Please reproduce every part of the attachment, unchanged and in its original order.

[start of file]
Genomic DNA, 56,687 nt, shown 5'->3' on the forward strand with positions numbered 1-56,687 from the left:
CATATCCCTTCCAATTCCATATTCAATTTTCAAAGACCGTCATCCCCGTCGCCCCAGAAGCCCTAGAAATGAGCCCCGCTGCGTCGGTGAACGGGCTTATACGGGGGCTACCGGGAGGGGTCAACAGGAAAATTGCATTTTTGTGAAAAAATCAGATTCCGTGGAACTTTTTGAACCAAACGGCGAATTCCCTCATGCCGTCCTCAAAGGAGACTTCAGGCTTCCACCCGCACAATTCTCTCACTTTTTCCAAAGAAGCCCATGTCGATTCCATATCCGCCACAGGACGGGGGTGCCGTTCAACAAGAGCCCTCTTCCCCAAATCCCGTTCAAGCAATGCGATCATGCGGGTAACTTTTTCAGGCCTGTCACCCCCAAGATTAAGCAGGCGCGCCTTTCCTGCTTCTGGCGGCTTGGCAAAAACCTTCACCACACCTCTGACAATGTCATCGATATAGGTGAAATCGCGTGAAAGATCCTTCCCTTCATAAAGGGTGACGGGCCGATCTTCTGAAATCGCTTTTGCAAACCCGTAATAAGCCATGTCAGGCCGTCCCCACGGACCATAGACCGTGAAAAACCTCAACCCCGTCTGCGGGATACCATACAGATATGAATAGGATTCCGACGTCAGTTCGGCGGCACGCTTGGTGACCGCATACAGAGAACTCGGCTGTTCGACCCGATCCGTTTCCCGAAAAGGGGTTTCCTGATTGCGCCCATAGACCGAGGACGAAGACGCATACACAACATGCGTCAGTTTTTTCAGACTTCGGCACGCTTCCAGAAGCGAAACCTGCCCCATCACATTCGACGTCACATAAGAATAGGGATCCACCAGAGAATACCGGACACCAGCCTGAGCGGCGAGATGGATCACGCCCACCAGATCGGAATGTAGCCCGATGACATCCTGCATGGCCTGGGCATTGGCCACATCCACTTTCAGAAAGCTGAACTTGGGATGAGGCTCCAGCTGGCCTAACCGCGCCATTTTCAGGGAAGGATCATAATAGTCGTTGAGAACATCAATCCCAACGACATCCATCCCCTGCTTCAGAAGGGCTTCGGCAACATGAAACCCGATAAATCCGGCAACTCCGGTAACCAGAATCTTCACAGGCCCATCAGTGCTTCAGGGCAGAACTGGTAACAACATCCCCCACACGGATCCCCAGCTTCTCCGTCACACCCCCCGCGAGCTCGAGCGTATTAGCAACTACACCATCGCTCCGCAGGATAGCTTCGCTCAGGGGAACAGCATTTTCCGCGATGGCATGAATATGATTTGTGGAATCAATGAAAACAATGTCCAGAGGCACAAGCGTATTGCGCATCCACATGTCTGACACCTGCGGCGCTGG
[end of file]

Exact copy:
Genomic DNA, 56,687 nt, shown 5'->3' on the forward strand with positions numbered 1-56,687 from the left:
CATATCCCTTCCAATTCCATATTCAATTTTCAAAGACCGTCATCCCCGTCGCCCCAGAAGCCCTAGAAATGAGCCCCGCTGCGTCGGTGAACGGGCTTATACGGGGGCTACCGGGAGGGGTCAACAGGAAAATTGCATTTTTGTGAAAAAATCAGATTCCGTGGAACTTTTTGAACCAAACGGCGAATTCCCTCATGCCGTCCTCAAAGGAGACTTCAGGCTTCCACCCGCACAATTCTCTCACTTTTTCCAAAGAAGCCCATGTCGATTCCATATCCGCCACAGGACGGGGGTGCCGTTCAACAAGAGCCCTCTTCCCCAAATCCCGTTCAAGCAATGCGATCATGCGGGTAACTTTTTCAGGCCTGTCACCCCCAAGATTAAGCAGGCGCGCCTTTCCTGCTTCTGGCGGCTTGGCAAAAACCTTCACCACACCTCTGACAATGTCATCGATATAGGTGAAATCGCGTGAAAGATCCTTCCCTTCATAAAGGGTGACGGGCCGATCTTCTGAAATCGCTTTTGCAAACCCGTAATAAGCCATGTCAGGCCGTCCCCACGGACCATAGACCGTGAAAAACCTCAACCCCGTCTGCGGGATACCATACAGATATGAATAGGATTCCGACGTCAGTTCGGCGGCACGCTTGGTGACCGCATACAGAGAACTCGGCTGTTCGACCCGATCCGTTTCCCGAAAAGGGGTTTCCTGATTGCGCCCATAGACCGAGGACGAAGACGCATACACAACATGCGTCAGTTTTTTCAGACTTCGGCACGCTTCCAGAAGCGAAACCTGCCCCATCACATTCGACGTCACATAAGAATAGGGATCCACCAGAGAATACCGGACACCAGCCTGAGCGGCGAGATGGATCACGCCCACCAGATCGGAATGTAGCCCGATGACATCCTGCATGGCCTGGGCATTGGCCACATCCACTTTCAGAAAGCTGAACTTGGGATGAGGCTCCAGCTGGCCTAACCGCGCCATTTTCAGGGAAGGATCATAATAGTCGTTGAGAACATCAATCCCAACGACATCCATCCCCTGCTTCAGAAGGGCTTCGGCAACATGAAACCCGATAAATCCGGCAACTCCGGTAACCAGAATCTTCACAGGCCCATCAGTGCTTCAGGGCAGAACTGGTAACAACATCCCCCACACGGATCCCCAGCTTCTCCGTCACACCCCCCGCGAGCTCGAGCGTATTAGCAACTACACCATCGCTCCGCAGGATAGCTTCGCTCAGGGGAACAGCATTTTCCGCGATGGCATGAATATGATTTGTGGAATCAATGAAAACAATGTCCAGAGGCACAAGCGTATTGCGCATCCACATGTCTGACACCTGCGGCGCTGG